What to Expect
If you are considering radiation therapy, you must first schedule a visit with a radiation oncologist to see if radiation therapy is right for you. During your initial visit, the doctor will evaluate your need for radiation therapy and its likely results. This includes reviewing your current medical problems, past medical history, past surgical history, family history, medications, allergies and lifestyle. The doctor will also perform a physical examination to assess the extent of your disease and judge your general physical condition. Depending on where your radiation oncologist practices, you may also be seen by a medical student, a resident (radiation oncologist in training), a nurse practitioner, a physician assistant or a nurse.
After reviewing your medical tests, including CT scans, MR scans and positron emission tomography scans (PET scans), and completing a thorough examination, your radiation oncologist will fully discuss with you the potential benefits and risks of radiation therapy and answer your questions.
Simulation and Treatment Planning
To be most effective, radiation therapy must be aimed precisely at the same target or targets each and every time treatment is given. The process of measuring your anatomy and marking your skin to help your team direct the beams of radiation safely and exactly to their intended locations is called simulation.
During simulation, your radiation oncologist and radiation therapist place you on the simulation machine in the exact position you will be in during the actual treatment. Your radiation therapist, under your doctor's supervision, then marks the area to be treated directly on your skin or on immobilization devices.
Immobilization devices are molds, casts, headrests or other devices that are constructed and placed on a certain part of your body to help you remain in the same position during the entire treatment. The radiation therapist marks your skin and/or the immobilization devices either with a bright, temporary paint or a set of small permanent tattoos.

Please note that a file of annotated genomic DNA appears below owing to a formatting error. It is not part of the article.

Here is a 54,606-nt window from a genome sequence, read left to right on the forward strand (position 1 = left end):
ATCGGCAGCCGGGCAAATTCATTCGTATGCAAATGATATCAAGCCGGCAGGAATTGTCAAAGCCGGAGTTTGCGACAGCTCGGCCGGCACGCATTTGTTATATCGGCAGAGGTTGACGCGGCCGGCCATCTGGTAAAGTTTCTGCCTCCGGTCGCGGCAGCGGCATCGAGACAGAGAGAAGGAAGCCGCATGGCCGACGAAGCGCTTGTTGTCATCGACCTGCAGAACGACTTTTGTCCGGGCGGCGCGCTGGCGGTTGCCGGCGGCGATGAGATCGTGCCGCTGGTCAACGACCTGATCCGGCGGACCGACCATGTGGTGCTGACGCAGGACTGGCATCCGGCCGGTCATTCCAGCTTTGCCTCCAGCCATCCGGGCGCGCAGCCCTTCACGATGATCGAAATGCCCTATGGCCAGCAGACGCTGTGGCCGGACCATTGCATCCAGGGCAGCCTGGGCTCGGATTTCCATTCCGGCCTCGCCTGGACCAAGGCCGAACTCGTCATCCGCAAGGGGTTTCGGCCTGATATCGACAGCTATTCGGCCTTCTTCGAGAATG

Your radiation oncologist may request that special blocks or shields be made for you. These blocks or shields are put in the external beam therapy machine before each of your treatments and are used to shape the radiation to your tumor and keep the rays from hitting normal tissue. Some treatment machines have built-in blocks or shutters called multileaf collimators, which also help shape the radiation.
Although simulation is typically only one session, your physician may schedule additional sessions depending on the type of cancer you have and the type of radiation therapy that is being used.
After simulation, your radiation oncologist and other members of the treatment team review the information they obtained during simulation along with your previous medical tests to develop a treatment plan. Often, a special treatment planning CT scan is done to help with the simulation and treatment planning. This CT scan is in addition to your diagnostic CT scan. Frequently, sophisticated treatment-planning computer software is used to help design the best possible treatment plan. After reviewing all of this information, your doctor writes a prescription that outlines the exact course of your radiation therapy treatment.